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Setting the Stage
y bank statement arrived a few days ago, and I was frustrated to see my interest rate was just 0.01 percent. To put that in perspective, a $1,000 account earns just 10 cents of interest annually.
For people in retirement, today’s low interest rates present an enormous challenge. Long gone are the days when a retiree could simply put their money in the bank and live off the 5 percent interest that would give them $50,000 a year on a $1 million balance. Today, that same $1 million yields just $100 a year at my bank or $20,000 a year in relatively secure corporate bonds.
So what is an investor to do? First, don’t panic. A 5-percent total return is within the range of reason for a balanced account of stocks and bonds.
Some investors, however, want to know what alternatives they have outside of traditional stocks and bonds. These “alternative investments” include choices such as private equity, venture capital, oil and gas partnerships, mezzanine financing, private debt and others. More broadly defined, alternative assets are simply investments that do not trade on a public exchange like the NYSE.
Historically, many alternative assets have beaten the performance of the broader stock market for two primary reasons. First, private markets tend to be less efficient than public markets. Think of this concept as “buying wholesale and selling retail.” For example, private equity managers often purchase companies for four to eight times the company’s annual earnings (wholesale). If the manager can acquire 12–20 companies in the same industry, she can likely take it public for 10–20 times earnings (retail).
Second, these managers tend to be active in their investments. They have control levers to improve the company’s results such as expanding into new markets, broadening the product line, reducing costs or better aligning the incentives of the senior executives.
As difficult as it is to find quality income investments in the public market, the exact opposite is true on the non-public, “alternative” side—conditions have seldom been more attractive. Two examples include:
Cash flow-oriented private equity funds: These funds tend to yield 8–12 percent per year. They invest in old, boring recurring revenue industries such as landfills, frozen food storage and land leases under cell phone towers or billboards. Compared to the risks of high-yield bonds delivering similar yields, “old and boring” sounds delightful to most investors.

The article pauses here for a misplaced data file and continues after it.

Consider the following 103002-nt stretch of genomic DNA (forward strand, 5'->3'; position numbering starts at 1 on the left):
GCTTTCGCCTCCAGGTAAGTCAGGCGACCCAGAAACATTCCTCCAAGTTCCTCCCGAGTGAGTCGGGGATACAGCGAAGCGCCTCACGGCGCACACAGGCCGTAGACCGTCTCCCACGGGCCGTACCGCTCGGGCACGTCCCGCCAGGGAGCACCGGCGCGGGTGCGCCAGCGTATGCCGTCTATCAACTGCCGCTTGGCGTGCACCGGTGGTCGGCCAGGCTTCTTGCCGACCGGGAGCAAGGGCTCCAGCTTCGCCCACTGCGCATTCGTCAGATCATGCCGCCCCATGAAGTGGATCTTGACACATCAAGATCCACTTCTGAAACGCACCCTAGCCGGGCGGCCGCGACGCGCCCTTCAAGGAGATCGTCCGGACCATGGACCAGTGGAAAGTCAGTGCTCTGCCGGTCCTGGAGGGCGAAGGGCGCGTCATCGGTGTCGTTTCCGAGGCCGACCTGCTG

Private debt: Banks have pulled out of lending to all but the largest and strongest of companies. The effect for private lenders has been reduced competition, greater demand, higher-quality borrowers and the ability to charge higher interest rates. This is a nice combination if you are the lender. These funds generally target 8–12 percent annual yields as well.
While these are attractive returns, investors are well advised to exercise a great deal of prudence. Like publicly held stocks and bonds, one must choose alternative investments wisely and diversify. Unlike most stocks and bonds, alternatives tend to be difficult to sell. If you choose unwisely, you could be stuck for many years with an underperforming investment, or worse, you could lose your entire commitment.
Another challenge is that most funds require investors to commit at least $1 million, making it difficult for all but the wealthiest of investors to diversify. Also, these funds typically take five to 10 years (or longer) to completely pay out. Yes, investors may be receiving attractive income checks each year, but the ability to completely exit is minimal at best.
Finally, most alternative investments require participants to be “accredited investors,” which broadly means that investors must have a net worth of $1 million or more outside of their home, or earn more than $200,000 per year. The SEC’s definition for accredited investors can be found at http://www.sec.gov/answers/accred.htm.
One effective way to solve several of the challenges associated with alternatives (high minimums, difficulty in diversifying and the need for rigorous research) is to invest in a “fund of funds” (FOF). Under this structure, the FOF manager leads the research efforts and selects the underlying funds that become part of the FOF’s portfolio. By accepting commitments from a multitude of investors, the FOF can meet the relatively high minimums and still provide a diversified portfolio to each investor in the FOF.
Long gone are the days that retirees could simply put their money in the bank and live off of the 5 percent interest. However, a 5-percent return, while not guaranteed, is still possible with a combination of stocks and bonds. Accredited investors may also want to consider adding some exposure to alternative investments to help achieve their goals.
Touch base with your financial advisor and discuss whether adding some exposure to alternative investments is right for you. If you don’t have a financial advisor, give Albion a call. We are currently accepting new accredited clients and would be honored to talk with you.